Black Friday – Are You In or Out?
Blowouts and blasts and door busters – oh my!
It always amuses me that this somewhat violent triumvirate of terms ushers in the most sparkling and festive of retail sales seasons. Black Friday has always had a bit of an ominous ring to it as well, if you ask me.
The Friday following Thanksgiving has long been a huge sales day for retailers. In recent years, this shopping holiday has continued to grow to the point that many retailers began opening on Thanksgiving night to get a leg up on the Black Friday revenue stream.
Until last year. Sporting goods giant REI went against the tide (and earned some sweet publicity) with their #OptOutside campaign, closing stores and encouraging people not to shop during the holiday. As REI continues their campaign this year, other retailers are responding, and the trend is taking hold. Could it be that the tide may be turning away from the Thanksgiving and Black Friday madness?
The big question this holiday season is not whether shoppers will be out in force in Q4; they will. Says Matthew Shay, NRF president and CEO, “Retailers should prepare for a rush of consumers in the weeks following the presidential election as they get more economic and political certainty and are looking to take advantage of promotions and deals that are too good to pass up for their friends, family and even themselves.”
Indeed, the huge question retailers are pondering this season is if they should promote the occasion of Black Friday, and if so, how far should they take it? There are three directions top retailers are moving in:
Direction One: Opt Out of Thanksgiving and Black Friday Shopping
This trend, championed by REI, might not be a revenue generator on a traditionally big shopping day, but it is a great marketing tactic. It allows retailers to still be a part of the Black Friday conversation, while creating goodwill and positioning themselves as a brand that cares about the importance of spending time with family.
REI is taking this concept the furthest by not only closing stores, but essentially closing their ecommerce site as well, pledging not to process any online orders and paying all their employees to take these days off. It may seem extreme, but for REI, the #OptOutside campaign aligns with company values and the mindset of their core customer base.
People who like to camp, hike and ski love the concept, and the campaign generates a large amount of meaningful engagement. In fact, projections show the company is on track for a 6-7% increase in sales even without a Black Friday boost.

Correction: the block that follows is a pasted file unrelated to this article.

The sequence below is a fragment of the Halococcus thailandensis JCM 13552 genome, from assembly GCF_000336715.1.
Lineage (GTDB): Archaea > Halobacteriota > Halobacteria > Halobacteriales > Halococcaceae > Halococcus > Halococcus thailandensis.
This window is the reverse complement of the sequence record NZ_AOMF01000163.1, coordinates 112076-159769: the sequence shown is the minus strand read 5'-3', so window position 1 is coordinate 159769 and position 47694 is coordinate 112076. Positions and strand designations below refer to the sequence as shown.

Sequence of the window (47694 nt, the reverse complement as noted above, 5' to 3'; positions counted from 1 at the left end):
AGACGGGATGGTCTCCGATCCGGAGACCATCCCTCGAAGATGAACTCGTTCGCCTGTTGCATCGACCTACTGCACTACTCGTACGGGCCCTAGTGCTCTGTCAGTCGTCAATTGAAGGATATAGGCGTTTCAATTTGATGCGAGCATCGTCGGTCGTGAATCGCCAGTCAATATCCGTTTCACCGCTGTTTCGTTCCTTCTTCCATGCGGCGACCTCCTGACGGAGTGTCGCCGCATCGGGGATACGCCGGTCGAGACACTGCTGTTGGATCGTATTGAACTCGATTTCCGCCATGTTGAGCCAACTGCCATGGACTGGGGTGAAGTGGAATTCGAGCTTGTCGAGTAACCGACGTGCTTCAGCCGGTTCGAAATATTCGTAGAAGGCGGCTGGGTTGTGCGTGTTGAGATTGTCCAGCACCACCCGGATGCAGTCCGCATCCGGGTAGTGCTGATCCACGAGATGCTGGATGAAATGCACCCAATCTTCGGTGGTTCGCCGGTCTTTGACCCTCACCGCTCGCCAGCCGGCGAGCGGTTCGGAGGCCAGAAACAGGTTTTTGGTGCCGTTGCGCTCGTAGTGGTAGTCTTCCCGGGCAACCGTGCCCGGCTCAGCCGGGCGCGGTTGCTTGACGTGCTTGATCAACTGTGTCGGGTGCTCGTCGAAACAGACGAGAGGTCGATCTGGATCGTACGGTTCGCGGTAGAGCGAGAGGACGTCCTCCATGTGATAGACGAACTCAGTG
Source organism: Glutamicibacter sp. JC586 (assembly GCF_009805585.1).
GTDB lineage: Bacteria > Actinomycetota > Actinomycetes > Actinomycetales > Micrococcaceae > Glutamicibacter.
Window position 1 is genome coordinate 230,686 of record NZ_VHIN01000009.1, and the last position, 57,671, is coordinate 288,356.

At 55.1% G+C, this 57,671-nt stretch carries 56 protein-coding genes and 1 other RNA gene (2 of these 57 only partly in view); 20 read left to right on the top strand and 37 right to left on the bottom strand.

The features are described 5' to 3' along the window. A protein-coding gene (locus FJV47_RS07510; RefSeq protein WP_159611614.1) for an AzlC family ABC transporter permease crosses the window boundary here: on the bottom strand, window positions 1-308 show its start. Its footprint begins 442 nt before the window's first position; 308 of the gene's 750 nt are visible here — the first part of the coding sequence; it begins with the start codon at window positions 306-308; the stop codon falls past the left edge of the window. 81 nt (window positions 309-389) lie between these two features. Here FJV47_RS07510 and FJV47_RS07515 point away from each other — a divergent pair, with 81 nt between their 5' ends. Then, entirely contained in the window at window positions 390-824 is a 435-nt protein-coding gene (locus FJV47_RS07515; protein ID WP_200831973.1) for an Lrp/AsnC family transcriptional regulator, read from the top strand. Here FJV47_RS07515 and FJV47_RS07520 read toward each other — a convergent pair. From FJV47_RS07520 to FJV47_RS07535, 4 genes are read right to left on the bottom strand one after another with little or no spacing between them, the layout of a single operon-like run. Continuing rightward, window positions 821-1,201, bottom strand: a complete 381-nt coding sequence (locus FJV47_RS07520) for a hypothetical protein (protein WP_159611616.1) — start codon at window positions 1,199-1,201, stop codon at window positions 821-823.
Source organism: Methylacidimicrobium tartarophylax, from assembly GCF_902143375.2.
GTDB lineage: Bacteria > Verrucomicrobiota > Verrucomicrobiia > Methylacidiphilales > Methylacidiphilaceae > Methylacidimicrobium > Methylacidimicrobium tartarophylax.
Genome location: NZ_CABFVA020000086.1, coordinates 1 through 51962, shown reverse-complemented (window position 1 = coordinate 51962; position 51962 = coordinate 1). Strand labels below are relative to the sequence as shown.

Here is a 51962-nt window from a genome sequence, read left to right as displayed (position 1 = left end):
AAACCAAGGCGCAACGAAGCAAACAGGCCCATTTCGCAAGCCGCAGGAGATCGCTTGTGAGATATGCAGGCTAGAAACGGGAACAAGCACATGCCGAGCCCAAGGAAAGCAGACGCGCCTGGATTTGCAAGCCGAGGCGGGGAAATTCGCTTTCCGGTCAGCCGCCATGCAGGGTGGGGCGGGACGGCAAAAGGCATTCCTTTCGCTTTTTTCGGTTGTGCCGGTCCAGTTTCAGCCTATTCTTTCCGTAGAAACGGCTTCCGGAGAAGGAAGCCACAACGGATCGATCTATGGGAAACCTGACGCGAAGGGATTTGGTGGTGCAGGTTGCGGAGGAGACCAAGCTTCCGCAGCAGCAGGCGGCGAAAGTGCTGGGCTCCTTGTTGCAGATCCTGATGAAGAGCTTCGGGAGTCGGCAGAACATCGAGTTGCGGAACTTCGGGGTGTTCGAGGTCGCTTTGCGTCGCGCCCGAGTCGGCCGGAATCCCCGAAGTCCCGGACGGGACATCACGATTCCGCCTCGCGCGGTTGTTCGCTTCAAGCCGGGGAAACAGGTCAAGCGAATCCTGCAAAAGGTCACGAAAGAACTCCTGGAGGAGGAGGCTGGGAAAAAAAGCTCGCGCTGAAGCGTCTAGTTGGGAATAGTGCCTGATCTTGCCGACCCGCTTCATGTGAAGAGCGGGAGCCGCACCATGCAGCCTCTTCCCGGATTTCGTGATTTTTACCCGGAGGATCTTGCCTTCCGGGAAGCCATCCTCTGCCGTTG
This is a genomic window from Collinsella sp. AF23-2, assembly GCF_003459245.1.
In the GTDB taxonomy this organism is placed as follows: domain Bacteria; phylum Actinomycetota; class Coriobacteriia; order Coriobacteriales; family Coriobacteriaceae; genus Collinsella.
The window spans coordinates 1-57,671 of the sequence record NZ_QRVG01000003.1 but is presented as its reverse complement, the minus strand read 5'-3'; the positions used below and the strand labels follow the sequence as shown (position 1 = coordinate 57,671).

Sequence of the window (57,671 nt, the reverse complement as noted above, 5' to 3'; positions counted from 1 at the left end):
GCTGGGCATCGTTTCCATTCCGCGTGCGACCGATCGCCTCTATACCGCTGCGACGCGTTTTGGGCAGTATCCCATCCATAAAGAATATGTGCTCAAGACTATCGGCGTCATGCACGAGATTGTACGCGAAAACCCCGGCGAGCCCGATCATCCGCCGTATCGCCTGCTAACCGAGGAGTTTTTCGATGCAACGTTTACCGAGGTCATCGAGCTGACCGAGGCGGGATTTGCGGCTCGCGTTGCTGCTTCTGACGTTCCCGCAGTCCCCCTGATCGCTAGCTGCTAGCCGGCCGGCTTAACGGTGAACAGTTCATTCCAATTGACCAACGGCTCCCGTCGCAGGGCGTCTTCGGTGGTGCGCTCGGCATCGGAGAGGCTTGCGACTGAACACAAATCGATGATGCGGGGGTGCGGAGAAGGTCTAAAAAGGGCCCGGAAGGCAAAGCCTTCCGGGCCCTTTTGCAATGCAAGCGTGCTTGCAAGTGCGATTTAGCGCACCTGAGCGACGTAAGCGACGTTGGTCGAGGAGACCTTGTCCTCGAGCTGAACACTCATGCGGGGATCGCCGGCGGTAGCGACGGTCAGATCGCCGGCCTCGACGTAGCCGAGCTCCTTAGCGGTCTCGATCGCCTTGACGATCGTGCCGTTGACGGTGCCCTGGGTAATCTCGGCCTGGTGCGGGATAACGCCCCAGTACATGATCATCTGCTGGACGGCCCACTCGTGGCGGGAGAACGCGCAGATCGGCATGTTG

The list of retailers following REI’s lead and staying closed on Thanksgiving is getting longer, now including big names like DSW, IKEA, Lowe’s, Nordstrom, PetSmart and Pier 1 Imports. However, these merchants will be open for business in other ways, including via ecommerce. Many so-called door busters will simply take place online.
Direction Two: Make the Whole Month Black
While some retailers are choosing to forego the Thanksgiving-themed rush, others are blowing it out big-time. Why focus on one day of shopping when you can create a whole month of promotions?
This is Amazon’s strategy. The retail giant began offering Black Friday deals on November 1. Although these bargains may not be the big-ticket sales shoppers may be used to from Black Friday, these smaller deals carry on through the entire month of November and all the way up to December 22nd, giving shoppers reasons to return to the site every day.
Amazon announced they’d be hiring 120,000 seasonal workers to handle the demand, up 20% from last year, so they expect this campaign to pay off in a big way.
JC Penney and Kohl’s are a couple of big name retailers taking a cue from Amazon, having extended their holiday promotional calendars even earlier into November. Although both with be opening store locations on Thanksgiving, they will be previewing their Black Friday sales in advance and offering pre-Black Friday deals in the weeks leading up to the holiday. This strategy helps to take some of the pressure off of Thanksgiving and Black Friday, allowing retailers to drive big profits without shunning these shopping holidays all together.
Direction Three: Go Big and Totally Own Thanksgiving and Black Friday
While some retailers are hedging their bets and offering sales throughout November, there’s one that gleefully refuses to let Thanksgiving and Black Friday go. Toys R Us has announced that not only will they open stores at 5 p.m. on Thanksgiving, but also they’ll be open for 30 straight hours. The brand says their customers have voted at the door year after year, so the merchant plans to be open and welcoming whenever people are ready to shop.